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Mar 9, 2004 11:32 PM ET
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U.S. Faulted on Detainees
Internal Justice report finds abuse, some held too long

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By Tom Brune

June 3, 2003

Washington - A sharply critical internal Justice Department report released yesterday found "significant problems" in the way federal authorities treated hundreds of foreign nationals who were arrested and detained in the probe of the Sept. 11 attacks.

The long-awaited 198-page report by the independent inspector general of the Justice Department found many detainees - most of them from Pakistan, Egypt and nearby countries - languished in detention even though most of them had no connection to terrorism or the attacks, and some were subjected to "unduly harsh" conditions in jail.

The report was particularly critical of the FBI's New York Field Office, which conducted investigations of 500 of the 752 foreigners detained nationally on immigration violations in the Sept. 11 probe, and the Metropolitan Detention Center in Brooklyn, where 84 of them were held. The FBI in New York City made little attempt to distinguish between undocumented immigrants who were subjects of the FBI terrorism investigation and those encountered coincidentally to the investigation, the report said.

"The evidence indicates a pattern of physical and verbal abuse by some correctional officers at the MDC against some September 11 detainees," the report said, but noted that federal prosecutors had declined to file charges.

The inspector general's office, which undertook the investigation based on complaints and as a requirement of the anti-terrorism Patriot Act, was expected to release the report last year. It was completed in April, but its release was delayed and some of its text blacked out after a month-long review by the Justice Department and the FBI.

Human rights groups hailed the report, emphasizing that it confirmed many of the complaints about treatment of the detainees that their groups have been making since the massive arrests and detentions began the week after the Sept. 11, 2001, attacks.

But the Justice Department refused to acknowledge it had made mistakes, and defended its actions as both legal and necessary.

"We make no apologies for finding every legal way possible to protect the American public from further terrorist attack," said Barbara Comstock, Justice Department spokeswoman.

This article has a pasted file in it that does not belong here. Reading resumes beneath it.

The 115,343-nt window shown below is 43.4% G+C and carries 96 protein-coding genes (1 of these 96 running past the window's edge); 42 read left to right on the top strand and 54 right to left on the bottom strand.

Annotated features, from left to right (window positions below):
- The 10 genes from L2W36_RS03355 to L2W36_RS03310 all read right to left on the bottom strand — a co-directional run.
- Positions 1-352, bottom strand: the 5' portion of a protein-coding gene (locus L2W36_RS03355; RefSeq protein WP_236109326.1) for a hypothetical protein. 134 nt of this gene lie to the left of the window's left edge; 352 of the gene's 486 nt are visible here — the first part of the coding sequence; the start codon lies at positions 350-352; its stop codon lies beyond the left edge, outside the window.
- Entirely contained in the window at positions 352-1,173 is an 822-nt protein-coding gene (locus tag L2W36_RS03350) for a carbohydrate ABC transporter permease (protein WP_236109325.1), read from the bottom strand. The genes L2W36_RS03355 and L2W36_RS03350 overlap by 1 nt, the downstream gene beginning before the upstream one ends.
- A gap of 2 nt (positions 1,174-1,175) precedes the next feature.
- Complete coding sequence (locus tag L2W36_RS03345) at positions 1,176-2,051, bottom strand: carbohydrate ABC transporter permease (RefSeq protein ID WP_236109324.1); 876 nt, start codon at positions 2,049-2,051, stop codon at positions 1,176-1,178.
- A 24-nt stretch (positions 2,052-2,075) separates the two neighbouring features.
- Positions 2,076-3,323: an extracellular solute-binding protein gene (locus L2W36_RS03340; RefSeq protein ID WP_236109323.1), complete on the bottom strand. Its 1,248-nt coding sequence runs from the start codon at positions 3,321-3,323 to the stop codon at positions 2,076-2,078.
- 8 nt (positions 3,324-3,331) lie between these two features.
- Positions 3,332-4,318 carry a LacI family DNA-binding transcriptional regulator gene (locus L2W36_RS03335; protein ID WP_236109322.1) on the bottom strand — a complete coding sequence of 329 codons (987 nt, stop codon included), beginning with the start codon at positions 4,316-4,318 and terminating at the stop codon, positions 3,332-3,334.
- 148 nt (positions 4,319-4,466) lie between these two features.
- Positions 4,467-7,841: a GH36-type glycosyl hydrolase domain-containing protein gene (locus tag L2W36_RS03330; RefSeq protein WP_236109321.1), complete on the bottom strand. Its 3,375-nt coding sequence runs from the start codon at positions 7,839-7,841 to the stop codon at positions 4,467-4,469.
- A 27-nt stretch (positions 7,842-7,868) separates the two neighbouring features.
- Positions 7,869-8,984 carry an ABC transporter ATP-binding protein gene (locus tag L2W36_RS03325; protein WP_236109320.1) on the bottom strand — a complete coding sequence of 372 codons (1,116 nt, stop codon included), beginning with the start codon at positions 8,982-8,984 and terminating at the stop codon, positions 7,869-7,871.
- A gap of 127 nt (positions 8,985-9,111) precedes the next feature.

In a background briefing at the Justice Department yesterday, officials also defended themselves by describing a scene in which officials were reeling from a devastating attack, stunned by the appearance of anthrax letters and very fearful that a "second wave" of terrorist attacks might be about to occur.

The report issued yesterday detailed some of the steps the Justice Department took after the attacks, while naming key officials including Attorney General John Ashcroft and FBI Director Robert Mueller.

The report quotes an aide saying that Michael Chertoff, assistant attorney general in charge of the criminal division and now a nominee for the Third Circuit Court of Appeals in New Jersey, said that "we have to hold these people until we find out what is going on."

Early on, the report found, top Justice officials created an unwritten rule that required all immigration detainees to be first cleared by the FBI before they could be released or deported to another country.

That resulted in dozens of detainees remaining in custody for months - an average of 80 days - after they had orders to be sent to their home countries, the report found.

The general counsel for the Immigration and Naturalization Service determined in a legal opinion January 2002 that it could not continue to hold on to detainees to allow the FBI to conduct its investigations. And a class-action lawsuit filed by the Center for Constitutional Rights on behalf of those detainees, claiming their rights were violated, is pending. After seeing the INS general counsel's opinion, justice officials changed their policy on this issue.

But in February of this year, the Office of Legal Counsel of the Justice Department issued an official ruling saying the immigration law allows those detentions.

The report also found immigration officials did not file charges against 192 detainees within the customary 72-hour period of time, putting the detainees in a disadvantaged position for arranging their defense.

Detainees also were placed in a communications blackout when they first were put in jail, depriving them of contacts with lawyers, friends and family, the report said.

The department instituted a policy of not permitting the detainees to be released on bond, as is the customary case, thus causing them to remain in custody for a longer period of time.

"The Inspector General's findings confirm our long-held view that civil liberties and the rights of immigrants were trampled in the aftermath of 9/11," said Anthony D. Romero, executive director of the American Civil Liberties Union.

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